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Secure E-Mail and Privileged Communications

As the pace of technological advancement continues to increase, attorneys and state bar associations are grappling with how to address changes in technology. One area still rapidly evolving is confidentiality of communications. Communications between attorneys and clients are generally privileged so long as they are not disclosed to third parties. That privilege essentially means those communications cannot be disclosed or used in court - so long as they are kept secret. State laws vary on how privileged communications are treated, but generally, if the parties take reasonable steps to maintain that secrecy, then the communications are privileged. For an extreme example, a third-party breaking into a locked law office to steal a file cannot break privilege this way because, among many other reasons, the attorneys took reasonable steps to safeguard the communications. When most communication took place directly, i.e., by First Class U.S. Mail, telephone, teletype and facsimile, it was relatively easy to guard against third parties intercepting communications using physical security. Mail tampering, telephone taps and other means of intercepting these communications were generally limited to lawbreakers and law enforcement. Modern electronic communications can now include e-mail, texts, photos, videos or other communications being sent via third parties. A typical e-mail can take a long and winding road in the few seconds it takes from hitting "send" to receiving the e-mail. It might originate on a smartphone, then pass through either a cellular telephone service provider or ISP, then travel through the sender's e-mail provider's servers, over the internet to the recipient's e-mail server, ISP and finally land in their desktop Inbox. Every computer or server along the way can, and frequently does, keep a copy of that e-mail. Most e-mail is not encrypted. Moreover, most U.S. citizens are not aware that any e-mail left on a third-party server for more than six months has essentially no privacy protections and may be obtained by the government without a warrant. Third party servers include your Gmail, Yahoo, Hotmail or similar accounts not directly controlled by the sender or recipient. States differ in the details of the ethical rules applicable to attorneys. In a 2015 Ethics Opinion, the Iowa State Bar opined that attorneys communicating electronically with their clients must inform the clients about the risks of interception. This is typically applicable when the client uses an employer-owned computer, network or hardware. Attorneys must take reasonable precautions to prevent third party interceptions. However, the opinion does not define what those "reasonable precautions" must include. No reported Iowa cases have addressed this issue yet. A savvy attorney who knew opposing counsel and her client were communicating via e-mail could file a motion requesting that all those communications be turned over on the basis that numerous third parties had access to the e-mails. Typically, the third-parties along the e-mail route operate on an automatic basis and no humans review the e-mails. However, they could do so if they chose. In addition, many free e-mail providers scan every e-mail to tailor advertising to their customers or to sell that information to advertisers. Google is upfront that it does this with all e-mail passing through its servers, even e-mails originating outside of Google. Whether this is sufficient to destroy the privilege is an open question. It is a question that should make attorneys extremely nervous. The obvious solution is to encrypt e-mails and other electronic communications "end-to-end" so that no matter who obtains a copy of the encrypted text, they will not be able to decrypt and read it. End-to-end means that the communication is encrypted along the entire route it may travel. Until recently, effectively using end-to-end encryption was a complicated process with many potential pitfalls. New providers have created communications services that allow easy encryption of communications in the last few years. Attorneys should be on the bleeding edge in adopting these technologies. Arnott Law Office offers several means of encrypted communications my clients can use to reach me. These include text services Signal and WhatsApp as well as e-mail through ProtonMail. Each of these services is free for consumer-grade accounts. I should be clear that I am not endorsing these services or guaranteeing that they are perfect solutions. Until the legal world adopts formal rules on encrypting communications I believe it is prudent to use these services for privileged, sensitive or confidential information. Clients or potential clients can reach me by smartphone using the Signal or WhatsApp apps available in the Apple AppStore or Google Play at (319) 541-2822. Encrypted e-mails may be sent from a free ProtonMail account to me at You can set up an account at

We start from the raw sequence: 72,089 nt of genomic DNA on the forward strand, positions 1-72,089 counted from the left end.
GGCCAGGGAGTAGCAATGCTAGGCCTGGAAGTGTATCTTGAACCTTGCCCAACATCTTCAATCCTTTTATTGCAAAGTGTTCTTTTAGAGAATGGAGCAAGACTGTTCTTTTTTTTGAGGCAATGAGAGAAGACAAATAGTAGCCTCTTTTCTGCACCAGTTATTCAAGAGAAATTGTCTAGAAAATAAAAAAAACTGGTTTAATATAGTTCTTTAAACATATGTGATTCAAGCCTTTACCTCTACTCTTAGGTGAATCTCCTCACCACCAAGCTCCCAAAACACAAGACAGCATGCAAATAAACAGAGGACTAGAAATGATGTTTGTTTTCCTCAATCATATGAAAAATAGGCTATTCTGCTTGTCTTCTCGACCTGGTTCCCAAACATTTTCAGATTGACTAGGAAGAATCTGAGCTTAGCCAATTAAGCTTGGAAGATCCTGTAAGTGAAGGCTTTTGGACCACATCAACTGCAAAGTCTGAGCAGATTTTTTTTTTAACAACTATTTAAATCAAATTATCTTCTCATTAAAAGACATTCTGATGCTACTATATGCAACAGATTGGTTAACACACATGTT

Posted February 7, 2017
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